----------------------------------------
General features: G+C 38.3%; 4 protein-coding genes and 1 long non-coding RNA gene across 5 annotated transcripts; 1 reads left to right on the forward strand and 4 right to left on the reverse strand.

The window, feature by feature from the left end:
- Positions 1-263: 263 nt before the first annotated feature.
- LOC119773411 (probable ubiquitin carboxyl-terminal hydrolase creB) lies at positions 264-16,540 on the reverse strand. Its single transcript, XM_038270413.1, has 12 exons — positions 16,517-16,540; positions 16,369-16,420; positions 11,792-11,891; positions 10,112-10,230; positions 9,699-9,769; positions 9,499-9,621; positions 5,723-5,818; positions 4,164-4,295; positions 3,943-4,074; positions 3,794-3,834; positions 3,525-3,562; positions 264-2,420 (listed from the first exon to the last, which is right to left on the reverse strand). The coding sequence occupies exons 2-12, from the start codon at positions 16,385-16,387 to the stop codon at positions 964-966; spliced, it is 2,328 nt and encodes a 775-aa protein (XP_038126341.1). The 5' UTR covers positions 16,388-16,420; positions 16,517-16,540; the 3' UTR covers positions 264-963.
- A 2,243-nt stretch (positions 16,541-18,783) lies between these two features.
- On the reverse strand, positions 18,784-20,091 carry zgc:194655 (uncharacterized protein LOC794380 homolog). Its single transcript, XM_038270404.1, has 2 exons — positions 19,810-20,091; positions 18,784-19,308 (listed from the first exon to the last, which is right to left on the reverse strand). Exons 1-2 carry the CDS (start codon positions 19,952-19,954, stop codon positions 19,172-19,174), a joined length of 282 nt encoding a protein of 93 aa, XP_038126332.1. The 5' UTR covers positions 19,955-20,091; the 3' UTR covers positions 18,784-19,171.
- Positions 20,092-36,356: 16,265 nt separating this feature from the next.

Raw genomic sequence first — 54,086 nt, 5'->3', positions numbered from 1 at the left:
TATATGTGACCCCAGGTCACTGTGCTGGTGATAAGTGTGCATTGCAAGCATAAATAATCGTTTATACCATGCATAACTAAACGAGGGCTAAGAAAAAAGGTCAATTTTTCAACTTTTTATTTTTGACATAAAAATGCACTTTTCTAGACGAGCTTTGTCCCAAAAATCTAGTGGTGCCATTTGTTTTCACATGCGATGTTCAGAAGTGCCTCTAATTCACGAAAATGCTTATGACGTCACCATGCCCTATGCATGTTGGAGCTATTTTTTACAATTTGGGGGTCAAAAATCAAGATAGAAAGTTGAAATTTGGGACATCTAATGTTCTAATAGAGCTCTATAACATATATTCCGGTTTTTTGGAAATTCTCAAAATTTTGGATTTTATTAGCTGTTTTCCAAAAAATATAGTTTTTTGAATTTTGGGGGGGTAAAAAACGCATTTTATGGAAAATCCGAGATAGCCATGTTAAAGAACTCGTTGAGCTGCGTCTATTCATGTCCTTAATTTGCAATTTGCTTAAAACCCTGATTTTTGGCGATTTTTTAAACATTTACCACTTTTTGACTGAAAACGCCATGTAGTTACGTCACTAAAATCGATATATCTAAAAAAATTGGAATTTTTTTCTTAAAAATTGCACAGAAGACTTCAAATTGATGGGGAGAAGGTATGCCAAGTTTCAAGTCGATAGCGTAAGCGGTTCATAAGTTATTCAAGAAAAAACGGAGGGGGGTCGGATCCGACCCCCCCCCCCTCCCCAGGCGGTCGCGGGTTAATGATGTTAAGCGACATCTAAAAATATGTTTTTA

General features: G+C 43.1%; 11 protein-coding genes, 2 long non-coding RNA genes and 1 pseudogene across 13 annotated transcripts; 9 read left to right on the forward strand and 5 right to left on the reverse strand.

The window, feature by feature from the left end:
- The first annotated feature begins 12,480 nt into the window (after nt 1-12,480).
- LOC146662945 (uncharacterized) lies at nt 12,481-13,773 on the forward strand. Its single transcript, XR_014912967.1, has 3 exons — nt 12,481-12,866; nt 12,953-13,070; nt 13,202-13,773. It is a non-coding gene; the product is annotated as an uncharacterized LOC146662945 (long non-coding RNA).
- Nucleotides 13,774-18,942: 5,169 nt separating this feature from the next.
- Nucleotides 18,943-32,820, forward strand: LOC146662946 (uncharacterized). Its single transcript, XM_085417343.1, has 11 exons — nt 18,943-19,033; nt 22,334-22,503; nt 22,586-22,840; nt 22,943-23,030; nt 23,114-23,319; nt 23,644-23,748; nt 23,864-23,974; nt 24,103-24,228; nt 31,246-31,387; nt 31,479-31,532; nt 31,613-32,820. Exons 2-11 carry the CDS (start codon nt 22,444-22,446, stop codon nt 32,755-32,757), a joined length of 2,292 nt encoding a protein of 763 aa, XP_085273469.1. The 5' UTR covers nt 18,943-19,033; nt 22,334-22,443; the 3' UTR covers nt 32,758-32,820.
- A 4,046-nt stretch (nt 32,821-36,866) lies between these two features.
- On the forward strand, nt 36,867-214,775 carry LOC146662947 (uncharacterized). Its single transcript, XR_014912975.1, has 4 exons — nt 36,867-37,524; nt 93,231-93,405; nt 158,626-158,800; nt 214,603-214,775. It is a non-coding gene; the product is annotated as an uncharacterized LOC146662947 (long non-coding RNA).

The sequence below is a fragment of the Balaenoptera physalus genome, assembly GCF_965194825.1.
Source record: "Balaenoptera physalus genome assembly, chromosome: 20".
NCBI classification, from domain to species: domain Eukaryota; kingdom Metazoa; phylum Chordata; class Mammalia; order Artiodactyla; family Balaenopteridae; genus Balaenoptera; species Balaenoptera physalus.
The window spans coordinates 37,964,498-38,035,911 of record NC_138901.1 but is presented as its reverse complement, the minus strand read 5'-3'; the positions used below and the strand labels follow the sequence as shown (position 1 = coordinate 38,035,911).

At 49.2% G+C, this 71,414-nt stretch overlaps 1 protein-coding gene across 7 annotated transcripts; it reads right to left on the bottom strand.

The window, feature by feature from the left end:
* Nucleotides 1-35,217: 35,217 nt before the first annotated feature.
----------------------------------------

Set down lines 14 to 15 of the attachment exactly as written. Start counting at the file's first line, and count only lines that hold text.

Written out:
- Nucleotides 13,774-18,942: 5,169 nt separating this feature from the next.
- Nucleotides 18,943-32,820, forward strand: LOC146662946 (uncharacterized). Its single transcript, XM_085417343.1, has 11 exons — nt 18,943-19,033; nt 22,334-22,503; nt 22,586-22,840; nt 22,943-23,030; nt 23,114-23,319; nt 23,644-23,748; nt 23,864-23,974; nt 24,103-24,228; nt 31,246-31,387; nt 31,479-31,532; nt 31,613-32,820. Exons 2-11 carry the CDS (start codon nt 22,444-22,446, stop codon nt 32,755-32,757), a joined length of 2,292 nt encoding a protein of 763 aa, XP_085273469.1. The 5' UTR covers nt 18,943-19,033; nt 22,334-22,443; the 3' UTR covers nt 32,758-32,820.